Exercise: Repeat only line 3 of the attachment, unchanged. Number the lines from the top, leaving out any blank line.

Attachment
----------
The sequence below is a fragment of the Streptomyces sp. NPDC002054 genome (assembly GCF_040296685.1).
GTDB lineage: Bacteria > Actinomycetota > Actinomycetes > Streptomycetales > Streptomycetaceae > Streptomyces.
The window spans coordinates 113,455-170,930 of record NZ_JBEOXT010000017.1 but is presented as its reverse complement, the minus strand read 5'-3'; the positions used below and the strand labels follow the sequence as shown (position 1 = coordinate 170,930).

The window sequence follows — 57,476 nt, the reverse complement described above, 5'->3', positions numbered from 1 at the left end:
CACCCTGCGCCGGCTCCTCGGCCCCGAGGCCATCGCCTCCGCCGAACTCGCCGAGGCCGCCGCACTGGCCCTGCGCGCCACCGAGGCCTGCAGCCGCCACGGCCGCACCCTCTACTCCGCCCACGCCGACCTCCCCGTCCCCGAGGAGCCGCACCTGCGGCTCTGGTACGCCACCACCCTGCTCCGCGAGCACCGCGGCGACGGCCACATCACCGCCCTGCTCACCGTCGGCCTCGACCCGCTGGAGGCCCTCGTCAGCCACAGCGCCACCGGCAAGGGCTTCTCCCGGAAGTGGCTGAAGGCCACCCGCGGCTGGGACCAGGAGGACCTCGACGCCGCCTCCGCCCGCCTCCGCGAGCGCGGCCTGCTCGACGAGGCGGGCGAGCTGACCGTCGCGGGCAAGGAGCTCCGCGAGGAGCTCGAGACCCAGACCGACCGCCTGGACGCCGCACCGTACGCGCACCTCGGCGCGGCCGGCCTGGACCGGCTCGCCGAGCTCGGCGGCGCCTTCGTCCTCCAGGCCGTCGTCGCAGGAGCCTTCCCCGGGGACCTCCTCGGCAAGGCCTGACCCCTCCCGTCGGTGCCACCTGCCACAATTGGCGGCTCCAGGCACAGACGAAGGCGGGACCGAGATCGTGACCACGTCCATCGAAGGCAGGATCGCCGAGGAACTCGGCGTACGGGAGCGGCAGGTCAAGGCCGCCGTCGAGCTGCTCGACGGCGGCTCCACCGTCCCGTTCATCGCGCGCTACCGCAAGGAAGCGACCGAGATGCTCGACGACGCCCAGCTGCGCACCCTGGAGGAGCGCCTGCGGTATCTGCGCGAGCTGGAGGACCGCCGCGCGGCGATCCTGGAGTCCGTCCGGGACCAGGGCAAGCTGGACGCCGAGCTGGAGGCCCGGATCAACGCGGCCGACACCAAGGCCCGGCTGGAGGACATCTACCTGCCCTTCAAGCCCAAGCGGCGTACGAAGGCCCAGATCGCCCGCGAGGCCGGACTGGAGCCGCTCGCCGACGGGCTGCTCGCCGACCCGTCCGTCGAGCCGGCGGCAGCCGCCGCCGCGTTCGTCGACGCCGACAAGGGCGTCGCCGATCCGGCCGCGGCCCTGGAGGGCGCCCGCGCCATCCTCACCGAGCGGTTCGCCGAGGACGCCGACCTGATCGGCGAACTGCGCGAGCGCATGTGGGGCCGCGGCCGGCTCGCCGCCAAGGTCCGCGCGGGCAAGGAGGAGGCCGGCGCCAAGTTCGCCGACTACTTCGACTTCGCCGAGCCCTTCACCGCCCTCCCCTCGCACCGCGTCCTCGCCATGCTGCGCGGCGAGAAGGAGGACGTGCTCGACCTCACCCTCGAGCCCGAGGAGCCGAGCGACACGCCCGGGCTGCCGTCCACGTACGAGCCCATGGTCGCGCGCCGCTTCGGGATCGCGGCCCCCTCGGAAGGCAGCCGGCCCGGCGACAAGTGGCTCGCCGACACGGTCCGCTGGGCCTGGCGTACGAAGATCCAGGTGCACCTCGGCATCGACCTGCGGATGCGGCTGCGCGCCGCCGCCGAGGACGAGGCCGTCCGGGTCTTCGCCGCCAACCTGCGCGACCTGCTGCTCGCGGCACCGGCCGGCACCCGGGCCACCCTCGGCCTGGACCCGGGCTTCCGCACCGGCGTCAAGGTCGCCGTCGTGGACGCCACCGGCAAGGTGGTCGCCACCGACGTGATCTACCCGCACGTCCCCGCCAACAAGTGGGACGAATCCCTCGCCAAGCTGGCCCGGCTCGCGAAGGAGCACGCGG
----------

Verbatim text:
The window spans coordinates 113,455-170,930 of record NZ_JBEOXT010000017.1 but is presented as its reverse complement, the minus strand read 5'-3'; the positions used below and the strand labels follow the sequence as shown (position 1 = coordinate 170,930).